Our Thoughts

Making it better in organizations

Posted by Patrick Manyanza on Nov 16 2015

Truett Cathy, the founder of the Chick-Fil-A restaurant chain in the United States, during a time when the company was facing a lot of competition and uncertainty said, "If we get better, our customers will demand that we get bigger". This simple but profound statement centers on the mindset of many great leaders. Great leaders focus their thinking on how to make it better because they have the foresight to know that if they make it better, then their customers will demand that they grow bigger as a company.

To make anything better, one must first engage in clarification and evaluation. In an organizational setting, clarification and evaluation is all about identifying and defining the win or the intended customer experience that an organization desires to bring forth. If the win is not clearly defined, it becomes very difficult to practice "making it better", because there is no clarity on what "it" is. In fact this win is what Peter Drucker describes as the value the customer places on a product or service. The customer does not simply buy a product or service; they buy value. Identifying and clarifying this value or win is critical for the success of any organization.

Once the win is clarified, then organizations know exactly what they are working on and this enables them to appropriately evaluate their progress, by asking the right questions, and taking appropriate remedial actions to ensure focus on delivering value to customers. This organizational win can, in fact should, be crafted into a simple but clear mission statement that if all staff embrace and collectively implement, will result into increased organizational success. Such a mission statement will govern the whole operation of the organization and is vital for all types of organizations; profit and non-profit alike.

For example let's look at this faith organization. Pastor Andy Stanley who runs one of the largest churches in the United States, sat with his team and after weeks they came up with a win statement that revealed the focus of their organization. The statement was very simple, yet very profound in successfully governing their church. It stated, "Creating a church where unchurch people love to attend". The mission statement of the Singapore Land Authority reads, "Limited land, unlimited space". It means that although land is limited in Singapore, the organization works to ensure availability of living space to Singaporeans. This is what they want their customers to experience.

Unlike goals, which are reached, win statements are experienced. Leaders will be well served by basing their organizational goals on their wins, which in turn will make it a lot easier not only to communicate them to their employees but also to give them meaning and clarity. Therefore, to make anything better, a leader first has to know what the win in the organization's products and services is. It is the win, which will attract customers resulting in increased sales and market share. This will, in turn, enable an organization to grow and get bigger. An organization doesn't get bigger by design it gets bigger by demand.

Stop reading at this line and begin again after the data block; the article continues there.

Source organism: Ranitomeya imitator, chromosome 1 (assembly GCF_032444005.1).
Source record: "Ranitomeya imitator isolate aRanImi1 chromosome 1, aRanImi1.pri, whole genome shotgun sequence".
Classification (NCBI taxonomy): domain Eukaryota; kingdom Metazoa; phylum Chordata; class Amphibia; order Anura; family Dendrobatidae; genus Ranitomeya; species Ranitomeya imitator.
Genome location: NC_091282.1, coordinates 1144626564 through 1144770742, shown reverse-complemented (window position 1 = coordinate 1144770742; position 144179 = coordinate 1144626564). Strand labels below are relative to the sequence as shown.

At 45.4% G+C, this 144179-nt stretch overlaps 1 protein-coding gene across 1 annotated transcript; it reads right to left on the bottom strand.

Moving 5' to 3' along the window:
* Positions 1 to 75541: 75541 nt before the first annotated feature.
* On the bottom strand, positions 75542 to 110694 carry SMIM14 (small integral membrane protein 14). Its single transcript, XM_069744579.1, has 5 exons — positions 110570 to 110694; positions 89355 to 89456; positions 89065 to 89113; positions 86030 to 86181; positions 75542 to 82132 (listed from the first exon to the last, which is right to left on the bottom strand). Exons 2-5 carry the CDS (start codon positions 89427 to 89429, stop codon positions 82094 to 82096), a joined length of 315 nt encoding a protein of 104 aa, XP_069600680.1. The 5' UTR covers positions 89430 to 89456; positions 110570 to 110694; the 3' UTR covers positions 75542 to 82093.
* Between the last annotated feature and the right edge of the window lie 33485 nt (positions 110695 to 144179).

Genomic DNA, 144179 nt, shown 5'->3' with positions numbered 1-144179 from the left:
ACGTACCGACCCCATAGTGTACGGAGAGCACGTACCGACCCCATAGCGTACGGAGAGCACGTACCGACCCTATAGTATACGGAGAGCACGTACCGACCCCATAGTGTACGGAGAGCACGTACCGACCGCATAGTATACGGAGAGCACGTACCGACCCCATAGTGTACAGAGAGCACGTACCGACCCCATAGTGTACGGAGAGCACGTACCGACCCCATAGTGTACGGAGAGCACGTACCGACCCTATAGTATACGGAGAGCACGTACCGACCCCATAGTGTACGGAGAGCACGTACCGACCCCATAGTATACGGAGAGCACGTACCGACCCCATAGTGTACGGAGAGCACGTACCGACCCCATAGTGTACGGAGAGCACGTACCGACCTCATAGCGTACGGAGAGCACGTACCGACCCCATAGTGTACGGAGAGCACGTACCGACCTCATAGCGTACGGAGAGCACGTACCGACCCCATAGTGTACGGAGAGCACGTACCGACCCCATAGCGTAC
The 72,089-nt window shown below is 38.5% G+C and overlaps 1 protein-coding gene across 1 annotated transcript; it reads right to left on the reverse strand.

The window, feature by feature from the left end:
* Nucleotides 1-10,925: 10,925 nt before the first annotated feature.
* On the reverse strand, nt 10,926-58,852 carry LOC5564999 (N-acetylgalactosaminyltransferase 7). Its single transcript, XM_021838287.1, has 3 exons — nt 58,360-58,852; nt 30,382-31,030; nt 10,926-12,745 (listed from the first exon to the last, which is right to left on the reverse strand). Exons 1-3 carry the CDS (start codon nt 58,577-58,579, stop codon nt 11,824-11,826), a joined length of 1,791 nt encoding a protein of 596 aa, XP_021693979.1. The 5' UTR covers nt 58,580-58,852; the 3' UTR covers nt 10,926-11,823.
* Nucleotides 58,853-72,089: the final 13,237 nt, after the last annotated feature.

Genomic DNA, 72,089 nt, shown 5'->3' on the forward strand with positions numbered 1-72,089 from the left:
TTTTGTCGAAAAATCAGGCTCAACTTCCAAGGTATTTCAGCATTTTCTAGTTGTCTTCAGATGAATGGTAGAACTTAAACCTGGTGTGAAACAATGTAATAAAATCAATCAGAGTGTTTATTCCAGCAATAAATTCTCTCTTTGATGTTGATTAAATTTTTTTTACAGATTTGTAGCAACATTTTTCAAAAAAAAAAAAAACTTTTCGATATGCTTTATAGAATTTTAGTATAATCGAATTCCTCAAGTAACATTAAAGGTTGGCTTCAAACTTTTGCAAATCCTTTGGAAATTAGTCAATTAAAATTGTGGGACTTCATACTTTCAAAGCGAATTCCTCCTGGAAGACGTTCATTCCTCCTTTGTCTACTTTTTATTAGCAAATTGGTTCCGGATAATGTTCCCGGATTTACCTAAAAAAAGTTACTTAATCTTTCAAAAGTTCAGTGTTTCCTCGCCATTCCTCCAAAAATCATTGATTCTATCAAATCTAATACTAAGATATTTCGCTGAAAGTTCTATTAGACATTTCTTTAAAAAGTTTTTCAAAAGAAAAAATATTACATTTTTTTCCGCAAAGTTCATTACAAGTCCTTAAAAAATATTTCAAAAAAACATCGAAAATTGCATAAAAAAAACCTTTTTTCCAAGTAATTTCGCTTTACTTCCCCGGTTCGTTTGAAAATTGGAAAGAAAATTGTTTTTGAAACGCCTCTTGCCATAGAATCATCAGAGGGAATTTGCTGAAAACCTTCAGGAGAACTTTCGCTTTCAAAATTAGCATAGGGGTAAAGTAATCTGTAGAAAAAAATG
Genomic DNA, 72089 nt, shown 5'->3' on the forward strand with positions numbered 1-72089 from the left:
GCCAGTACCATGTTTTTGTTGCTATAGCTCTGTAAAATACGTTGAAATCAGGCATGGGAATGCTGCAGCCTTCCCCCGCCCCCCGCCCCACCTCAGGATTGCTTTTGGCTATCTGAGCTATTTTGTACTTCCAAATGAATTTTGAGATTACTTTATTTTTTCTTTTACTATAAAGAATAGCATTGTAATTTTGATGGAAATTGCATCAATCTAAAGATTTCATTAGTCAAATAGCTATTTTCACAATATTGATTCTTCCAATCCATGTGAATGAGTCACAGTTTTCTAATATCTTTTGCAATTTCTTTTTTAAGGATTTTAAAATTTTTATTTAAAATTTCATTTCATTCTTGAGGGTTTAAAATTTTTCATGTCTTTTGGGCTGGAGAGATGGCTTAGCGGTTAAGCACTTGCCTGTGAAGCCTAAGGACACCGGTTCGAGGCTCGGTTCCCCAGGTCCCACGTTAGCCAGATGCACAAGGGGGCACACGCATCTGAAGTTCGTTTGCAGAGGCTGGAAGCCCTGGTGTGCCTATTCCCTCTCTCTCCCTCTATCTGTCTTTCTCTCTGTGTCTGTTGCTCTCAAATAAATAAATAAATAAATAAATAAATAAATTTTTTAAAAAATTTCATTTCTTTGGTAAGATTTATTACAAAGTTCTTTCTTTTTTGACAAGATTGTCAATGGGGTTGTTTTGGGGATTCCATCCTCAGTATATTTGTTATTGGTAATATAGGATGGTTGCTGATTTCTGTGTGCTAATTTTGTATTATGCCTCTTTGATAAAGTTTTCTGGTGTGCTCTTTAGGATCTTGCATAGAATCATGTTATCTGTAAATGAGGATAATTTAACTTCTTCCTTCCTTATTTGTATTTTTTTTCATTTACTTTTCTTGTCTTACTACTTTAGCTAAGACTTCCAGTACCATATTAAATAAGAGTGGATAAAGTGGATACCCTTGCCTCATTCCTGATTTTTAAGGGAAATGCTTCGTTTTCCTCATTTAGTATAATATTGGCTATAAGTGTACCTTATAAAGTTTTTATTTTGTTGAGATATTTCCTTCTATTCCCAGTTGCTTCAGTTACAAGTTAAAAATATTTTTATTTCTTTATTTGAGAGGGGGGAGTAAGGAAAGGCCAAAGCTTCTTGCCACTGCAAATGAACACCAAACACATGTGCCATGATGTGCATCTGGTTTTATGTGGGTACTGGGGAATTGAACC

Not only does a well-crafted win statement focus efforts on customer value creation, it also creates opportunities for further value creation. It opens the horizon for value-focused innovations. However, having crafted a win statement, a good leader needs to keep keen watch on the ever-changing needs of customers to detect any changes in their value so as to accordingly go through a process of improving the win statement. Successful organizations are not satisfied with where they are because they understand that good is not good enough. They also understand that nothing fails like success and nothing is really final. This means they have built a culture of "making it better" that is focused on continuous customer centered innovation guided by their win statement.

Here are some questions to help you think about how you can move towards clarifying the win in your organization:

  • What specifically do we really want our customers to experience from the products or services we offer?
  • Does the mission or win statement of your organization make it clear to you what customers value in your organization's products/services?
  • Does the mission or win statement of your organization stimulate you to innovate?

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